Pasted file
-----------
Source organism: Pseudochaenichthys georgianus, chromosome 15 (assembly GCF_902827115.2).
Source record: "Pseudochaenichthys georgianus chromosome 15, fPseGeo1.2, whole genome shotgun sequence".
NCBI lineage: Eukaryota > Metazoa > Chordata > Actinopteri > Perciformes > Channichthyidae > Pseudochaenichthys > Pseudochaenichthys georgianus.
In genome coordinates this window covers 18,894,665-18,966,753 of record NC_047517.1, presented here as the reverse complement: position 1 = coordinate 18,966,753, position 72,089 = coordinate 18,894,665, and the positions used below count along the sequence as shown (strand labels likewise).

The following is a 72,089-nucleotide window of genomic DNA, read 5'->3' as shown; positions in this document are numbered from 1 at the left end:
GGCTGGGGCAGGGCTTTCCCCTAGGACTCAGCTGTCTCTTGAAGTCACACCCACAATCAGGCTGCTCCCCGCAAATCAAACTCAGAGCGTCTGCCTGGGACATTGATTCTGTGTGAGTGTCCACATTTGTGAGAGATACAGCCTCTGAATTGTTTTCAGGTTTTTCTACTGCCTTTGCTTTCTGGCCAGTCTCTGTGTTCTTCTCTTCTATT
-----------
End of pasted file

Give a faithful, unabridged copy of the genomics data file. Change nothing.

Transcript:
Source organism: Pseudochaenichthys georgianus, chromosome 15 (assembly GCF_902827115.2).
Source record: "Pseudochaenichthys georgianus chromosome 15, fPseGeo1.2, whole genome shotgun sequence".
NCBI lineage: Eukaryota > Metazoa > Chordata > Actinopteri > Perciformes > Channichthyidae > Pseudochaenichthys > Pseudochaenichthys georgianus.
In genome coordinates this window covers 18,894,665-18,966,753 of record NC_047517.1, presented here as the reverse complement: position 1 = coordinate 18,966,753, position 72,089 = coordinate 18,894,665, and the positions used below count along the sequence as shown (strand labels likewise).

The following is a 72,089-nucleotide window of genomic DNA, read 5'->3' as shown; positions in this document are numbered from 1 at the left end:
GGCTGGGGCAGGGCTTTCCCCTAGGACTCAGCTGTCTCTTGAAGTCACACCCACAATCAGGCTGCTCCCCGCAAATCAAACTCAGAGCGTCTGCCTGGGACATTGATTCTGTGTGAGTGTCCACATTTGTGAGAGATACAGCCTCTGAATTGTTTTCAGGTTTTTCTACTGCCTTTGCTTTCTGGCCAGTCTCTGTGTTCTTCTCTTCTATT